We wish. Last week, Brianna Tosswill and I sat down in our separate studios to have a chat about A Tactile Notion, and more broadly how our creative practices overlap.
Brianna Tosswill: Okay, first things first, can you explain to me, a non-weaver, the kind of cloth you made for volume 2?
Kim McCollum: Sure! This cloth (like all of the cloth in this series) is handwoven on a traditional floor loom. That means that in order to create the cloth, I first create what is called a warp. Each thread is measured out to the right length and put in the right order using a tool called a “warping mill”.
After that, each thread is put on the loom. This process is called “dressing the loom” and is very time intensive. Every thread must be put through an individual “heddle” which will raise or not depending on the desired outcome of the cloth. Once the loom is dressed, the weaving winds the “weft” yarn onto a bobbin which is put in a shuttle and thrown left to right on the loom to create the cloth, thread by thread.
When you are weaving a double weave fabric that means that you are weaving two layers of fabric on the loom at the same time. So as you are weaving you can only see one side of the fabric and the other one is revealed when you pull the fabric off the loom. It is tricky to weave because it is easy to miss mistakes on the underside of the loom. This is a three shuttle 8 shaft weave, so there are lots of moving parts involved. You also have to prepare twice as many threads to dress the loom for both of the layers, so it is a time intensive process.
BT: I think one of the really strong parallels between weaving and print is the importance of the setup. There is labour in the printing and in the weaving, certainly, but dressing the loom, carving the block, setting the press pressure, locking up your matrix, they’re all so time consuming that it makes a lot of sense to keep going once you’re set up! I’ve done projects (for example my calendar contribution at SNAP last year) where I had to do 100 copies for the official project and I was like, well, while I’m at it, I may as well pull 50 prints of this design for myself. Don’t want to waste the setup. And you wove both cloth for the samples, as well as a to-stay-intact blanket while your loom was ready to go.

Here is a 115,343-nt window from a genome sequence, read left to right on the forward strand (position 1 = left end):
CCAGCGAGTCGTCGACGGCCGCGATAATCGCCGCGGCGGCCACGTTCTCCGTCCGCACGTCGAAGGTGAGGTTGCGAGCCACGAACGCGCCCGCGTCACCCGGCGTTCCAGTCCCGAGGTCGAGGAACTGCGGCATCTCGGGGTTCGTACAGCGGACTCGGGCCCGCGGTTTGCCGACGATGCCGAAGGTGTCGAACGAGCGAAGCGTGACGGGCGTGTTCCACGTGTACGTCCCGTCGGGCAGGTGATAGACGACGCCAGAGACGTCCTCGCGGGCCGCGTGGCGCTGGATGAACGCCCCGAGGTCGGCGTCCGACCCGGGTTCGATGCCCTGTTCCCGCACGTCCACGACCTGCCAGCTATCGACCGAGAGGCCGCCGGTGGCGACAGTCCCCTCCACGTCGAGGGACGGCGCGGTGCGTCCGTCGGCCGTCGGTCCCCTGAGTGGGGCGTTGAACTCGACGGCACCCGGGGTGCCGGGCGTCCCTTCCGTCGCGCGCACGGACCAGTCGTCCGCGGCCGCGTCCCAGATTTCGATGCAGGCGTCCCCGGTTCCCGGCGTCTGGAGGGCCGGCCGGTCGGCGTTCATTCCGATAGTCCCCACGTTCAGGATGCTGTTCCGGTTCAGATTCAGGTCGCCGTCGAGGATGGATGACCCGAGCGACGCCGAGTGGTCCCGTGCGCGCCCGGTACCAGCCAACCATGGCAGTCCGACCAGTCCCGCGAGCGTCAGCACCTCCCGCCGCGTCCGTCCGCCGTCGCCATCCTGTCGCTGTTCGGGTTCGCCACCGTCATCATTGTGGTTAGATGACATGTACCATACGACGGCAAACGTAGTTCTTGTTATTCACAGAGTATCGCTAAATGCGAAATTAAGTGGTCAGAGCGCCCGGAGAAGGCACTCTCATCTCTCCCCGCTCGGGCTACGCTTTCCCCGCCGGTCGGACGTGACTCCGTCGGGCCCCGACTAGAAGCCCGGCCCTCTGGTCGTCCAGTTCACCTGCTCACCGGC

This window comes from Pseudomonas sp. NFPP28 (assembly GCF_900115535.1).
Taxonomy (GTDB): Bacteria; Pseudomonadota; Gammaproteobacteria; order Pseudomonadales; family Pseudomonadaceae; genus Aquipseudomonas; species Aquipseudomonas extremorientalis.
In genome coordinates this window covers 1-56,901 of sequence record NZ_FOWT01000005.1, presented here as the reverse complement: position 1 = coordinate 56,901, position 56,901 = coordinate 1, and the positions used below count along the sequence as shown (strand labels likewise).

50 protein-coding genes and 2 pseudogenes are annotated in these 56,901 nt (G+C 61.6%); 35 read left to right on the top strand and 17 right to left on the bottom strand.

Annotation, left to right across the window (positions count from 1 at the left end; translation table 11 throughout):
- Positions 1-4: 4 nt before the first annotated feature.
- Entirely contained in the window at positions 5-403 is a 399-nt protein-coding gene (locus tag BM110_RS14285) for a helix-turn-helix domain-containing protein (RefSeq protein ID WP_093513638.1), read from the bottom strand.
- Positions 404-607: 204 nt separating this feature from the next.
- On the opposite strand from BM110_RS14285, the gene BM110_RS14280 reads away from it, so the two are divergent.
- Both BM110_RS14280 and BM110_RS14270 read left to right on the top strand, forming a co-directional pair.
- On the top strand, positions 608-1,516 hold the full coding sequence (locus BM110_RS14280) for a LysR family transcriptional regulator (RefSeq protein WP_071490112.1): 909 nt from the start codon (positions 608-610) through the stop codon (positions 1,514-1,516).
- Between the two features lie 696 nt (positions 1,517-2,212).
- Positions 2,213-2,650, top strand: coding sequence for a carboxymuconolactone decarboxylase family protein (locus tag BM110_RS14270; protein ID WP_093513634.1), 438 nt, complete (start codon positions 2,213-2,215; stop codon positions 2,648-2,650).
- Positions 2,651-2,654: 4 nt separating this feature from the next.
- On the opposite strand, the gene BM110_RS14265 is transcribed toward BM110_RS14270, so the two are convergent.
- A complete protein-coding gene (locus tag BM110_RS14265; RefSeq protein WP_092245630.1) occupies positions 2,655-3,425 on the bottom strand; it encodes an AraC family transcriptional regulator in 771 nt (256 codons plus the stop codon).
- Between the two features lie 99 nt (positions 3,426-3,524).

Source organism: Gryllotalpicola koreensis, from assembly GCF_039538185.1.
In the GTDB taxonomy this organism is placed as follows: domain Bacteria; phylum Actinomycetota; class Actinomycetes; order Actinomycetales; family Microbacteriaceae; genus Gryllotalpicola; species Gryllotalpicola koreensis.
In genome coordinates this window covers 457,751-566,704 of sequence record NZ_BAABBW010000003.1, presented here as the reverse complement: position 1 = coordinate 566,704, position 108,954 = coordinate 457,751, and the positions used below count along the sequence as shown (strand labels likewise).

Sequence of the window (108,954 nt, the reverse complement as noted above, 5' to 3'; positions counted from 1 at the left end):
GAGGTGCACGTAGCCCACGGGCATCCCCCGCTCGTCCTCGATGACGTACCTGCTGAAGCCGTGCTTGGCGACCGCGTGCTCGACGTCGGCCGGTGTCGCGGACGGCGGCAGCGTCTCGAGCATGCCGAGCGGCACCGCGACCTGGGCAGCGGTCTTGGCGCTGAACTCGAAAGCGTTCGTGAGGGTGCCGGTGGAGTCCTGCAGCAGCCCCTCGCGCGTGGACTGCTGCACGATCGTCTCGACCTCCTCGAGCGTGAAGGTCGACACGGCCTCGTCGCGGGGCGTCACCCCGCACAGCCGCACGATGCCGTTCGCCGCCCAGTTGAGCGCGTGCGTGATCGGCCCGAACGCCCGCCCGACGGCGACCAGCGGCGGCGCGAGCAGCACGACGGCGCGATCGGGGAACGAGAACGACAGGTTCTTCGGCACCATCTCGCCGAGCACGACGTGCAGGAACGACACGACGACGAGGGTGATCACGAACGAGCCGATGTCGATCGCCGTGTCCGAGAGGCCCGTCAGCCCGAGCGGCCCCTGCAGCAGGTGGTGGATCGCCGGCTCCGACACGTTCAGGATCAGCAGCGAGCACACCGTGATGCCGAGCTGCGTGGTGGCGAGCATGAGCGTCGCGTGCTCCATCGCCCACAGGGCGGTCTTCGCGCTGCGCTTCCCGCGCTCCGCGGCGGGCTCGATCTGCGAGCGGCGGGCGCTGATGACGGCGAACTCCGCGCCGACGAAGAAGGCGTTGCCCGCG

KM: There are so many parallels between printmaking and weaving in terms of process. Another one is the fact that equipment is expensive and often shared. When we make a warp in the studio at Gather we usually make it long enough for several weavers to create something on the same warp. This means about half of the threads in a cloth I make could also be in a totally different project made by someone else in the studio. I really love that way of connecting my work with other makers.
BT: That is so cool! I didn’t realize you guys did that consistently.
KM: Yeah it is a huge thing at our studio because the time and planning it takes to start a warp is really significant, so having a team of weavers to help is a huge benefit. The most exciting moments for me in the studio are when I get to weave on a warp with materials that were not intended for that warp and really exciting things start to happen.
With your linocut set up, what is involved? I understand how you carve the linocut, but what happens after that is a bit of a mystery to me. How do the different colours come into play?
BT: So, as a linocut printmaker, I’m a little bit of an anomaly in that I ALWAYS print my lino on a self-inking letterpress (at my current studio, there is a Vandercook Universal and a Challenge Proof press). The… simplest (?) kind of press would be an intaglio press, which looks kind of like a rolling pin and a cutting board clamped together. A lot of relief (linocut, woodcut, etc) printmakers print on this kind of press or by hand with a baren or a spoon on the back of the paper, and they ink their lino with a brayer, or ink-roller.